I walk to the mirror over my dresser. My Creator revealed Himself to me, showed me my purpose, and really, every person’s purpose. Unbelievable. Pulling a tissue from its box, I gaze into the mirror.

A chime like that of an angel’s harp halts my blubbering. Suddenly I hear: “For now we see in a mirror, dimly, but then face to face. Now I know in part, but then I shall know just as I also am known. And now abide faith, hope, love, these three, but the greatest of these is love.” It’s from Chapter 13 of 1st Corinthians. What Jesus suggested I read.

Breathe . . . breathe.

I smile, crying and laughing, and gazing, just gazing into the mirror. Jesus is real!  At the Cross He gave me a gift I cannot repay and He asks almost nothing in return. Certainly nothing of comparison.

Now He offers me another gift–of supernatural living, of walking with Him, of knowing Him. In exchange, I offer Him myself.

I will swim in the wake of His presence by the ocean of His love, and I will give Him what He asks. Three words. Simple words.

I know you’re here and you hear me, Jesus.

I choose love.

 

 

 

This Side of Heaven

Ever feel like a cosmic force has sucked you into space, spun you around, and then slammed you back hard against the earth? And then afterwards, if that wasn’t bad enough, it happens all over again!

This was the beginning of one of those moments. If you’ve ever been stretched to your limit, and then some, you’ll understand what I’m about to say.

It started simply enough: My husband, Alan, and I were snuggled up on pillows, reading in bed when I heard a voice. It said, “Be patient with your Aunt LoRayne.”

I lowered my book and looked at Alan. “Why did you say that?”

He peered over his magazine. “Say what?”

“You said I should be patient with LoRayne.”

“No I didn’t.”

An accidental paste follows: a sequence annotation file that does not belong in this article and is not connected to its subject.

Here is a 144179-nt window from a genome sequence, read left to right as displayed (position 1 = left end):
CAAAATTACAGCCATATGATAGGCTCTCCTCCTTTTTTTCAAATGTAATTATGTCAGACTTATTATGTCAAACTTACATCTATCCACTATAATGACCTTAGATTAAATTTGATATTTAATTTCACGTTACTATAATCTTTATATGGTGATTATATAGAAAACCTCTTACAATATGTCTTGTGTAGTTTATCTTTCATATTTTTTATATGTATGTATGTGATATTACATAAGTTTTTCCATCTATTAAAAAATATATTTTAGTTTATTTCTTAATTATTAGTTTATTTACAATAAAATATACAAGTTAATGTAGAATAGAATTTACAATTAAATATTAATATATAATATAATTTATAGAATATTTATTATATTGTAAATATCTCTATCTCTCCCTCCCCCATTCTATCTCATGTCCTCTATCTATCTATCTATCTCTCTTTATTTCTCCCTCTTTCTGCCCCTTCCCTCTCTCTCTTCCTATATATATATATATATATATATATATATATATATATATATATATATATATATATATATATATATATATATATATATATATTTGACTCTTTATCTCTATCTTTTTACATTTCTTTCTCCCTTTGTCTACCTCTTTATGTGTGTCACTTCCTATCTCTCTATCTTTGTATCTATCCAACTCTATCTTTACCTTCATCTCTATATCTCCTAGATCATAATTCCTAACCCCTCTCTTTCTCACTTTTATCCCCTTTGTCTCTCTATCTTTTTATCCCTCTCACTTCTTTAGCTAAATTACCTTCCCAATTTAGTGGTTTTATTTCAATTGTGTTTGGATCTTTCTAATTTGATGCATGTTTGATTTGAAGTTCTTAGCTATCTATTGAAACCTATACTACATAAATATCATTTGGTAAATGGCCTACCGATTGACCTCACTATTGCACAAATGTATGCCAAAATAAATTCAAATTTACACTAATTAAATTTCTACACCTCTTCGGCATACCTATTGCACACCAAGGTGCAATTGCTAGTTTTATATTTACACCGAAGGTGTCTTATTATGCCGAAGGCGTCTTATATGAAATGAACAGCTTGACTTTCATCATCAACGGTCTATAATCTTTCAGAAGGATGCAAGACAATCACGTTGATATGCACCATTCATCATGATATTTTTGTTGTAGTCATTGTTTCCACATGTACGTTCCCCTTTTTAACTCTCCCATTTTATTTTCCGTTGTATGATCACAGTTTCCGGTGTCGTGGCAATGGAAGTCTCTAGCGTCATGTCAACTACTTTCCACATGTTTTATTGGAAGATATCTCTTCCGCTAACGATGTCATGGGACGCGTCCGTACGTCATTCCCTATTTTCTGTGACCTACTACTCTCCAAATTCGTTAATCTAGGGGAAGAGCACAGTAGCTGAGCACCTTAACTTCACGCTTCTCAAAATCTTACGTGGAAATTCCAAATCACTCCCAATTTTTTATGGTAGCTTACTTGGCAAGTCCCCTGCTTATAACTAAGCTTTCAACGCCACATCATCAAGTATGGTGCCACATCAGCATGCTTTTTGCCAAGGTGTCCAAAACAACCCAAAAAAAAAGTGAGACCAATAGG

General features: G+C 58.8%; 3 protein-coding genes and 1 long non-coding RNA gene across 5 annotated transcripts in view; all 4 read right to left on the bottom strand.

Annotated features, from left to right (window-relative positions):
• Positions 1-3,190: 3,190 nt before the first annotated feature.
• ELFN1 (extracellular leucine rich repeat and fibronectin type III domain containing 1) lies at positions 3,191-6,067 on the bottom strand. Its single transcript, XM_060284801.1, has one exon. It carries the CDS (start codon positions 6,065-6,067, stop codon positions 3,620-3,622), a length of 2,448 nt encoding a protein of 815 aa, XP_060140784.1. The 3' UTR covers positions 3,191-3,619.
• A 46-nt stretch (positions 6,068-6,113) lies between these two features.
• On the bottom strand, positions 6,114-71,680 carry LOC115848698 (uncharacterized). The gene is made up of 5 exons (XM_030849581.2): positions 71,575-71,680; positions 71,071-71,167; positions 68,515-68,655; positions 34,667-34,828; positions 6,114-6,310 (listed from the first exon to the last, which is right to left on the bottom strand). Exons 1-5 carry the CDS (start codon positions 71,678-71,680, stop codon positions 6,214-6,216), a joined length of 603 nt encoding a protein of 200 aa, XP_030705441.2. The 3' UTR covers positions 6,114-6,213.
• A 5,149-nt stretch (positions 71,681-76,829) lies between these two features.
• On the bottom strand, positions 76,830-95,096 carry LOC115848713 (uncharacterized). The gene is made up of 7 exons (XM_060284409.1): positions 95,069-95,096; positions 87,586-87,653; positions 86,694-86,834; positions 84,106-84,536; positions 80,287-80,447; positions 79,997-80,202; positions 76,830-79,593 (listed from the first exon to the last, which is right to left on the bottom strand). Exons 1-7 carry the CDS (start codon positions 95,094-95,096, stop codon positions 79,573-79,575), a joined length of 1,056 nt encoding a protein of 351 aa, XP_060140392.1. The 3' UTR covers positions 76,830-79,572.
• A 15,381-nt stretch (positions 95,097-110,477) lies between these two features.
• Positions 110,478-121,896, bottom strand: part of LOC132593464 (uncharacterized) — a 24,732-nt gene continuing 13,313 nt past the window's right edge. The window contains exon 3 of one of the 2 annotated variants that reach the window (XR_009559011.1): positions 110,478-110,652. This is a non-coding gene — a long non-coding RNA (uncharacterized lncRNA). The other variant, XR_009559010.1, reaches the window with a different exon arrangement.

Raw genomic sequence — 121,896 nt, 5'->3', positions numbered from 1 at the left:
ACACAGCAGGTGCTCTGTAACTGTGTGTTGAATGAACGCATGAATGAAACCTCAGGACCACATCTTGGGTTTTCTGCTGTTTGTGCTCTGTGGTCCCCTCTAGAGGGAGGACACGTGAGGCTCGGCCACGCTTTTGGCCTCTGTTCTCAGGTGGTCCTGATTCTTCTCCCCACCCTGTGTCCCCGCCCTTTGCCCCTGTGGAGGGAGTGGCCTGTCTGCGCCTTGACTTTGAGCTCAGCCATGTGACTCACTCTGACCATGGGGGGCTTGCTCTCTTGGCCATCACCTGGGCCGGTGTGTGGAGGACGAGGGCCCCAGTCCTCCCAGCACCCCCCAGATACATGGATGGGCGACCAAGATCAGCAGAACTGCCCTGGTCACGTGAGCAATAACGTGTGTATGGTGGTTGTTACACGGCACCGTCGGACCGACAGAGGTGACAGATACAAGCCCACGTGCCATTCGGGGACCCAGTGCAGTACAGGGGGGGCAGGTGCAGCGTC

Uh oh. The Voice was as clear as an announcement, and even though I’d never heard God speak, I knew it was Him. That, or I was developing multiple personalities.

Had I been raised in a different family, (see Something about Karyn) I probably would’ve ignored it. Must be my imagination working overtime I would surely have thought. And for good reason. For months, we had been making exhaustive, weekly trips to Atlanta for my mother, Naomi Cantees’, care, but this time was different. We were nearing the end.

You see, my 55 year old mother was dying of cancer. Intensifying the situation, my Aunt LoRayne believed she would be healed, regardless of the diagnosis. Having a cancer patient in the family or being a cancer patient, many of you know, is a roller coaster ride from hell. One day things seem okay, yet the next, Last Rites can be in order. One Charleston doctor had advised us, “Don’t drag your mother all over the country looking for a cure.”

But we had, finding a renowned physician at Emory University Hospital in Atlanta who had performed the difficult surgery for colon cancer the first doctor had advised against.

Then the Voice had said to be patient. And I knew why.

LoRayne’s positive slant on even the worst prognosis was making me fruit-loopy, even though she was steadfast to help. Still, that constant diet of highs and lows, of becoming excited about something positive she’d relay only to learn that reality was nearly the opposite, made me weary, and leery of anything she said.

However, after three long years we all knew the end was near. Well, eveyone except LoRayne.